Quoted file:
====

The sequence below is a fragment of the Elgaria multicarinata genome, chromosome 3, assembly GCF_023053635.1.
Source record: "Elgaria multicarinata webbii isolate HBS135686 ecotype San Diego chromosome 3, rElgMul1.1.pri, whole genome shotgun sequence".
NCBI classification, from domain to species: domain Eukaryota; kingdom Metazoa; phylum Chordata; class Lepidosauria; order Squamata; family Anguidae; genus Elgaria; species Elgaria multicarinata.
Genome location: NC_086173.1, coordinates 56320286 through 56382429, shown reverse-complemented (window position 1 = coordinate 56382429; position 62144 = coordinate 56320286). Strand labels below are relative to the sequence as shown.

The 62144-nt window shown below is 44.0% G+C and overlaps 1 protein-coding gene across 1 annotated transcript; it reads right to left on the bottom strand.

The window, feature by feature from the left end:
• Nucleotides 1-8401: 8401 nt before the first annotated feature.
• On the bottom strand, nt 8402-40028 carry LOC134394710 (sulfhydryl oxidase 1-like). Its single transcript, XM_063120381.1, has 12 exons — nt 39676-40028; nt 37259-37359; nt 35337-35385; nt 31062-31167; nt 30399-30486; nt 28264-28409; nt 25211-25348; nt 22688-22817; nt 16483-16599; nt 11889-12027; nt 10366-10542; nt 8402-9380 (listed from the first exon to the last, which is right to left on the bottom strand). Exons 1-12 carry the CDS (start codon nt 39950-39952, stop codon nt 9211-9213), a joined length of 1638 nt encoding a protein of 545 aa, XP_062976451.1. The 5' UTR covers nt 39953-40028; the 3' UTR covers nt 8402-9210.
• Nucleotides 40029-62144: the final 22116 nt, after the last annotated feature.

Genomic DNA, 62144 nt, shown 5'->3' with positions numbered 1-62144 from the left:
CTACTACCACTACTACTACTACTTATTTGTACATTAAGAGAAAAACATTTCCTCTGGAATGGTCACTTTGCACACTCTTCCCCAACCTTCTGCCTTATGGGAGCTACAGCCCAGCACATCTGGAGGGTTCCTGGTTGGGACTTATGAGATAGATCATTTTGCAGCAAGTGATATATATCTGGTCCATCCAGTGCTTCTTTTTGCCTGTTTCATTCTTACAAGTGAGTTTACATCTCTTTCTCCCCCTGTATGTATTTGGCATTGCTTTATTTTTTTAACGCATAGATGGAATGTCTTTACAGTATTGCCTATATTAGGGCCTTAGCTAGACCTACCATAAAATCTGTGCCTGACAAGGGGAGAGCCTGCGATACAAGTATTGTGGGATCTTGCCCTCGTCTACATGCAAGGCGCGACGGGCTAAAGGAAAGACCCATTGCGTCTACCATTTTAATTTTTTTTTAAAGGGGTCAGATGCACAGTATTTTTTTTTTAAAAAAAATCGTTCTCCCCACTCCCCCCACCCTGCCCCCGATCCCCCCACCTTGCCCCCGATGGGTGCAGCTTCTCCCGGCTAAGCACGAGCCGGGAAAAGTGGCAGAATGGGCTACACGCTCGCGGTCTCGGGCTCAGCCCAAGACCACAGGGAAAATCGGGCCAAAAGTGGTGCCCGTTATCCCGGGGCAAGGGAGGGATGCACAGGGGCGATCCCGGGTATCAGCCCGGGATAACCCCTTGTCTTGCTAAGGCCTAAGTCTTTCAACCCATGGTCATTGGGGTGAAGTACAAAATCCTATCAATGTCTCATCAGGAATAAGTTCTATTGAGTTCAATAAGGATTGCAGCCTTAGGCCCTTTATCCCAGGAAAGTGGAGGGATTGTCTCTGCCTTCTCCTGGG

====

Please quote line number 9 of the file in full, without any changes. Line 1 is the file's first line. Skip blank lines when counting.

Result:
• Nucleotides 40029-62144: the final 22116 nt, after the last annotated feature.